For panting runners and walkers nearing the 20-mile marker of the Los Angeles Marathon, the cool mist of a fire hose felt like a blessing.
"Thanks, you guys!" one man shouted as he strode through the spray. "Yes! Oh, God, yes!"
More than 22,000 people raced from Dodger Stadium to Santa Monica on Sunday — the third day of a record-breaking heat wave.
Temperatures were 20 degrees higher than average across the region, with heat records for the day set in downtown Los Angeles and at
"We had a dome of crushing high pressure over Southern California, specifically right over the marathon," said Bill Patzert, a meteorologist with
To beat the heat, runners stuffed ice cubes under their hats and down their shirts and shorts. Some took breaks and boarded air-conditioned buses that sat idling along the course.
While marathon organizers arranged special "cooling stations" and moved up the start time of the race by half an hour, many participants took their own precautions.
Chris Acosta, a middle school teacher who ran with several of his students, urged his young runners not to push it. "Take it easy and make sure you finish safely," he told them. "At water stations, take two cups of water," he instructed. "Drink one, and pour the other on your head to cool yourself down."
For some, the 26.2-mile course was too much.
Emergency officials said at least 185 people were treated by medical personnel along the route, with at least 36 transported to hospitals. One man suffered a heart attack near mile-marker 22,
At 10 medical tents set up along the course, runners staggered in, unplugged their headphones and fell limp into folding chairs or flat onto the grass. They were tended to by volunteers in red shirts who sprayed pain reliever on throbbing legs and wrapped bandages around aching joints.
Near one tent, runner Kobie Gordon leaned against a post to stretch his legs. His neon green socks were packed with ice.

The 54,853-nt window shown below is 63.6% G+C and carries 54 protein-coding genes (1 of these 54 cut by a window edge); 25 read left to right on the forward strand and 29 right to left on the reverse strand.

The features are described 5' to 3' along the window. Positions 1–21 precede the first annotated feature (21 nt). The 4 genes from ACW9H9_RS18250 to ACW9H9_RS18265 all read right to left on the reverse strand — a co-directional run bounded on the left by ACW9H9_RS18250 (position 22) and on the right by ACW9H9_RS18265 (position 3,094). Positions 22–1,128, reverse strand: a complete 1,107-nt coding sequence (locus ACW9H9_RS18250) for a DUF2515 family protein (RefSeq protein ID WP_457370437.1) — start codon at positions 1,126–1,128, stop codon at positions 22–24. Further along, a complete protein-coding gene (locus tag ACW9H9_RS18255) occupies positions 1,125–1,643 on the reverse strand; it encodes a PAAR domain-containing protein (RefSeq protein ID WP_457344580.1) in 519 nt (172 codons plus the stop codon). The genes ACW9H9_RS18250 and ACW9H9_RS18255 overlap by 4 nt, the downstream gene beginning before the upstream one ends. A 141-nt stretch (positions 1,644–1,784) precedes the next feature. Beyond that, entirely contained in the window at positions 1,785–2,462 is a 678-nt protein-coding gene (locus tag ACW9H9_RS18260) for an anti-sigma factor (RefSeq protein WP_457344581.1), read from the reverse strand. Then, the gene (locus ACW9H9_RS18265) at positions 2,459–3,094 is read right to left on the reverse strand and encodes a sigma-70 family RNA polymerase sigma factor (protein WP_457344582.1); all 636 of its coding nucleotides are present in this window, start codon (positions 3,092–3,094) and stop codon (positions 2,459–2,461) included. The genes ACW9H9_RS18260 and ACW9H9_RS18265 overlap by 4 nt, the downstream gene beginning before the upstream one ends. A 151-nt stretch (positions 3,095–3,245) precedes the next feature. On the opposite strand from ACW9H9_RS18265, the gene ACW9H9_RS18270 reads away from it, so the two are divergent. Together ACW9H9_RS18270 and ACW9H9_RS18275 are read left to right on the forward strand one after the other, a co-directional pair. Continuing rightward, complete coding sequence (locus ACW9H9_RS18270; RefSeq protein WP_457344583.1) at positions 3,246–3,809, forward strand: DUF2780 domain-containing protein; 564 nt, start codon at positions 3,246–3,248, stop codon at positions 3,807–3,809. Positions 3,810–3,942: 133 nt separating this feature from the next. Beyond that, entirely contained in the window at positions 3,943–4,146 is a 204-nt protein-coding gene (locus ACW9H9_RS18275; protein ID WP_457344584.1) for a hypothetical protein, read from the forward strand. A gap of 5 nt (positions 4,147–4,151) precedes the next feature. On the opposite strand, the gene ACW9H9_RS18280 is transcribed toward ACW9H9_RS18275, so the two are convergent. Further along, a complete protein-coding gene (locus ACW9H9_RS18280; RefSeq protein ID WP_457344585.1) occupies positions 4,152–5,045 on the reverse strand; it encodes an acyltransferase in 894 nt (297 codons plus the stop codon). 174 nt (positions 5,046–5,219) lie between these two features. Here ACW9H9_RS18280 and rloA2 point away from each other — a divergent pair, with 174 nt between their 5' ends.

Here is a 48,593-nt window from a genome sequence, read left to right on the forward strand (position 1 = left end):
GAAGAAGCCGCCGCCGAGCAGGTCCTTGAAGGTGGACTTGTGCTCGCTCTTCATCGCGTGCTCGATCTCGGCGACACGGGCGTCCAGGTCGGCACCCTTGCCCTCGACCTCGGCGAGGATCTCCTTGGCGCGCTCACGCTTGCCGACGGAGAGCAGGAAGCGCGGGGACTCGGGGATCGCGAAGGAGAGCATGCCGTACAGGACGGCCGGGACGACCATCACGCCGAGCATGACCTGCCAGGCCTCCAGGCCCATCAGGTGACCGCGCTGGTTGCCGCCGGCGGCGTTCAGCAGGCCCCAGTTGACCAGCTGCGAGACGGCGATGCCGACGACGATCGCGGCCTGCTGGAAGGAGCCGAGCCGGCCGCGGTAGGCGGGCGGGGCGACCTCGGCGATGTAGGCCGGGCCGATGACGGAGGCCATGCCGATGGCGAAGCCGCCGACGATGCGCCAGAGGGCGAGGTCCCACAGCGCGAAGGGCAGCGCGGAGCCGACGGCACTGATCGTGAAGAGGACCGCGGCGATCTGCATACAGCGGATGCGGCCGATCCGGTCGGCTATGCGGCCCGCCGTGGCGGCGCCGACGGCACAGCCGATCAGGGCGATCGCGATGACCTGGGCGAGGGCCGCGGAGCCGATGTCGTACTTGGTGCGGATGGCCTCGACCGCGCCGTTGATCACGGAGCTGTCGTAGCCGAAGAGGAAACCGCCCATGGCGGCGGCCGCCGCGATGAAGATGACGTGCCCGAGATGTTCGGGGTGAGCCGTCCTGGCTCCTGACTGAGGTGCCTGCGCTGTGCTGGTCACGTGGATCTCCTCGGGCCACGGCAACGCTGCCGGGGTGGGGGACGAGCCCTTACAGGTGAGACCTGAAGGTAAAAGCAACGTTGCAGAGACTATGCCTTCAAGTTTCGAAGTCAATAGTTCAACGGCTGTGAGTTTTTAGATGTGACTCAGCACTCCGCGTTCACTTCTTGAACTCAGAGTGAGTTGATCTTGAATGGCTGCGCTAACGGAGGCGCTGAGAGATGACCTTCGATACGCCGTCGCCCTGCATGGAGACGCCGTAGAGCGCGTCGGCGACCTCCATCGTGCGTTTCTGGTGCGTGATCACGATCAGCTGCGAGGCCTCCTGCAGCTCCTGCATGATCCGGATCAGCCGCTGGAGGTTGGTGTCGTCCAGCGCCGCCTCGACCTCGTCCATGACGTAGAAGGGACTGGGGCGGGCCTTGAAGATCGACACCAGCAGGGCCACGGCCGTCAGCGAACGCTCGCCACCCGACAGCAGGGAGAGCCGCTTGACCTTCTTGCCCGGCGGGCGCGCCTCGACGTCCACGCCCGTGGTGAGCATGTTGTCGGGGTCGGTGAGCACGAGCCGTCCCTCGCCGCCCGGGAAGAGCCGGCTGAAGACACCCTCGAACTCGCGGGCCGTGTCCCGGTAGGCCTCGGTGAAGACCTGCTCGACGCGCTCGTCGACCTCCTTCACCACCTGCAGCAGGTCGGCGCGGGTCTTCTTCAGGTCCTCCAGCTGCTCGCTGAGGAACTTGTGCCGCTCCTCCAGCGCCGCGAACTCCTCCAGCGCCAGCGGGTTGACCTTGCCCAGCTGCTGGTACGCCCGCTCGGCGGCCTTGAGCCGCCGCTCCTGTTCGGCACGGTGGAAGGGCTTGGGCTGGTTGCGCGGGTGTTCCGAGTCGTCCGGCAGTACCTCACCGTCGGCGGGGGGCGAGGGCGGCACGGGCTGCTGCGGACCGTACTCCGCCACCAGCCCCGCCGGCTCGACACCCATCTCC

"I started cramping on mile 16," said Gordon, a dental school student. "I think it might have been the heat. I got dehydrated a little faster. I should have slowed down."
At another tent, runners Sandy Triana and Judy Campos grabbed fistfuls of ice as they took a quick breather.
"We're taking it very slow," Triana said.
"Too slow," Campos added.
But they said a more leisurely pace than usual was necessary.
"I don't care if I don't beat last year's time," Triana said. "I don't want to get injured."
Several of the most seasoned runners in the race said they were thrown off by the heat.
Brian Shelton, 36, who traveled from Tennessee to compete in the elite men's group, said he decided to drink twice as much fluid as usual before the start of the race because he was worried about dehydration.
A few miles in, he was struck with a crippling side stich. He tried to push through the pain, but at mile 16, he decided to quit.
"When it became pretty clear that the race was going to be ugly, it made more sense to cut my losses," Shelton said. A poor finish in Sunday's event wasn't worth the stress on his body, he said as he lay in the grass with two other elite runners who also dropped out.
The thousands of volunteers and spectators who lined the course to cheer and distribute snacks and water were not immune to the high temperatures.
On San Vicente Boulevard, members of the West Hollywood Cheerleaders, a drag group that raises awareness about AIDS, waved their pompoms at the runners.
"It's hot today!" a woman said to the cheerleaders, who wore wigs, short skirts and sparkling makeup.
"We're hot today!" one of them sassed back.
Not far away, Karen Zambroni stood on the sidelines with a sign that said, "You make sweat look good."
She said she was there to cheer on her husband.
Their plan after he completed the race? Head to the beach and then take "a really long nap."
The unseasonably hot weather — which is expected to start cooling down Monday — brought summertime-sized crowds to the region's beaches over the weekend. In Los Angeles County, they were as packed as a typical Fourth of July weekend, lifeguards said.
At Santa Monica State Beach, not far from the marathon's finish line, many beachgoers sought shade under umbrellas.
Jaime Fisher and his wife, Erica, went a step further, erecting a massive mesh tent to protect them from the blazing sun. They sat under it as their 4-year-old twins juggled Popsicles while trying to build castles in the sand.
"With this," Fisher said, pointing at the tent, "it's actually perfect."